Pau Gasol shows off a copy of his autobiography, Bajo El Aro.
Between Ian Thomsen’s insightful account of the 2010-11 NBA season in The Soul of Basketball
and the encyclopedic oral history Basketball: A Love Story
by Jackie MacMullan, Rafe Bartholomew and Dan Klores, 2018 proved to be a banner year for basketball-themed books.
Then, just before the holidays, physical copies of Spurs forward Pau Gasol’s recent Spanish-language memoir Bajo El Aro
(Below the Hoop
became available stateside, bringing yet another strong contender — and a sterling addition to the Spurs canon.
Originally released in Spain prior to the start of the NBA season, Bajo El Aro
begins with a 2006 FIBA World Championship semi-finals showdown between Gasol and Argentinian icon Manu Ginobili in Saitama, Japan. Despite a game-high 21 points from Ginobili and a crunch-time injury to Gasol, Spain prevailed 75 to 74, advancing to ultimately capture its first world championship in basketball. To Gasol, the victory and the sacrifices that preceded it serve as a perfect prologue as he pulls back the curtain on a hall-of-fame career that also includes back-to-back NBA titles.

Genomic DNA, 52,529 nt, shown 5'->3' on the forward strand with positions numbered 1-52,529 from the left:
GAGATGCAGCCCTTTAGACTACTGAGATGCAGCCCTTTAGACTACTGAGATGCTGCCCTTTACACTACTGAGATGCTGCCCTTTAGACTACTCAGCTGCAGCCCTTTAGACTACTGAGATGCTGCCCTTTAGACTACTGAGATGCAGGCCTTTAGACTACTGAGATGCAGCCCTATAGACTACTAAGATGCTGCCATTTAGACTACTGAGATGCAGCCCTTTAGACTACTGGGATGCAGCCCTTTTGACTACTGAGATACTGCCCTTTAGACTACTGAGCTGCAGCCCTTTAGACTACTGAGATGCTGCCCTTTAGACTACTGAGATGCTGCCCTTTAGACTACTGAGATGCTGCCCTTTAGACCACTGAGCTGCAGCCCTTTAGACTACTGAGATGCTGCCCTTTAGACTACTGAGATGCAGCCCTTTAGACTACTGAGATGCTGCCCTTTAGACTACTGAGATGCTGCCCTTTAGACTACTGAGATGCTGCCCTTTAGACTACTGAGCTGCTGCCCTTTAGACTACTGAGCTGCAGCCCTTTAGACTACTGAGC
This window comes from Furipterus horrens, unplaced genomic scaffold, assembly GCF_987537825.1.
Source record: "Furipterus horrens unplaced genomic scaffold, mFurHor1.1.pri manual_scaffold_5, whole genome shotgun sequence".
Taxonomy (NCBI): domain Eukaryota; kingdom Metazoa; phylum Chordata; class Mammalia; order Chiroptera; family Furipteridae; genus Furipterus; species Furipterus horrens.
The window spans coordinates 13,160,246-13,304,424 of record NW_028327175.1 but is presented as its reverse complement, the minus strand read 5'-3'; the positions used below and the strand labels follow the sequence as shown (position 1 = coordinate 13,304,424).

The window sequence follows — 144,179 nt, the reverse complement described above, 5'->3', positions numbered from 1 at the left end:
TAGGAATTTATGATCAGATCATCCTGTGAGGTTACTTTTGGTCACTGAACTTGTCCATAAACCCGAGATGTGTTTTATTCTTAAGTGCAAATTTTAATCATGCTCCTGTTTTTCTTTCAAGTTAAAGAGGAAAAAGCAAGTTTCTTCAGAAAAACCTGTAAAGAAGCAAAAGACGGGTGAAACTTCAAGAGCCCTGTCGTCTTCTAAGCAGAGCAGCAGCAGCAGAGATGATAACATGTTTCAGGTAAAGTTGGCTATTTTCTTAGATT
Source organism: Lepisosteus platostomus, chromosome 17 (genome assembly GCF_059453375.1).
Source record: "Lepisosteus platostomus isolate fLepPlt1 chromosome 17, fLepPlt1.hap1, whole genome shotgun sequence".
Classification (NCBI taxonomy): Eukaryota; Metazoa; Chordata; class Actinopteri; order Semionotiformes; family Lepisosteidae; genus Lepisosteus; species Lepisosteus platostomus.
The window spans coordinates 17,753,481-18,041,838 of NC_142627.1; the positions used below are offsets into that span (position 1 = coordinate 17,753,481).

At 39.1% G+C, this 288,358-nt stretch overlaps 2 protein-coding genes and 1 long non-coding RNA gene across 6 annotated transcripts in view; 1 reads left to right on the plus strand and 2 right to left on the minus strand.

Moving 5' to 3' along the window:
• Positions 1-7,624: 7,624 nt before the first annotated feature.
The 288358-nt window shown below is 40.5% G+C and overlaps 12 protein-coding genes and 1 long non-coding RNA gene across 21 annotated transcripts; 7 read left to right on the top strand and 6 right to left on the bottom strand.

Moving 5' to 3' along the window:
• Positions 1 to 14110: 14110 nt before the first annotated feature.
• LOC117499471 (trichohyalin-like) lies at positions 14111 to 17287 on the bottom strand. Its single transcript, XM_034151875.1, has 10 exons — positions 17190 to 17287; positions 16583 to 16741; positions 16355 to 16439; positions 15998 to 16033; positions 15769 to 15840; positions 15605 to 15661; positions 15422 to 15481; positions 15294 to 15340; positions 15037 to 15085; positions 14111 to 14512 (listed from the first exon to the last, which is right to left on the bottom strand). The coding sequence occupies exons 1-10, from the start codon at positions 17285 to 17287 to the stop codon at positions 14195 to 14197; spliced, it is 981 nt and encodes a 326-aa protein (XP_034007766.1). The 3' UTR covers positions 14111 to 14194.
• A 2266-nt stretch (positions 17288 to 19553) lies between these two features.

Comprised of five parts, spread over 22 chapters and 133 pages, Bajo El Aro
is a concise meditation on talent, team building, determination and leadership from perhaps the most well-read player in professional basketball. In reflecting on his journey from Spain to San Antonio, Gasol notes that both Phil Jackson and Gregg Popovich, two of the greatest coaches in NBA history, promoted reading among their players. From Jackson, it was through gifts like Ernest Hemingway’s The Sun Also Rises
, Roberto Bolaños’ 2666
by Joseph Heller. From Coach Pop, it’s been through timely titles like Cornel West’s Race Matters
and Between the World and Me
by Ta-Nehisi Coates.
Similar to Coates, Gasol proves adept in capturing snapshots of an adolescence spent in sacrifice. For Gasol, it is moments like serenading his Spanish teammates with Green Day’s “Basket Case,” one of his favorite songs at the time, that serve as touchstones in a lifetime devoted to basketball. Gasol credits reading and literacy with providing peace and equilibrium for a hectic lifestyle, while wearing recommendations including Carol S. Dweck’s Mindset
, Daniel H. Pink’s Drive
, Marshall Goldsmith’s Triggers
and Good to Great
by Jim Collins on his sleeve.
Ultimately, it is these exemplary autobiographical elements, along with team-oriented takes on his time with the Lakers and Spurs that make Gasol’s memoir an engaging read. That it is written and flows in his native Spanish is a welcome bonus.
Bajo El Aro
| Conecta | 133 pages
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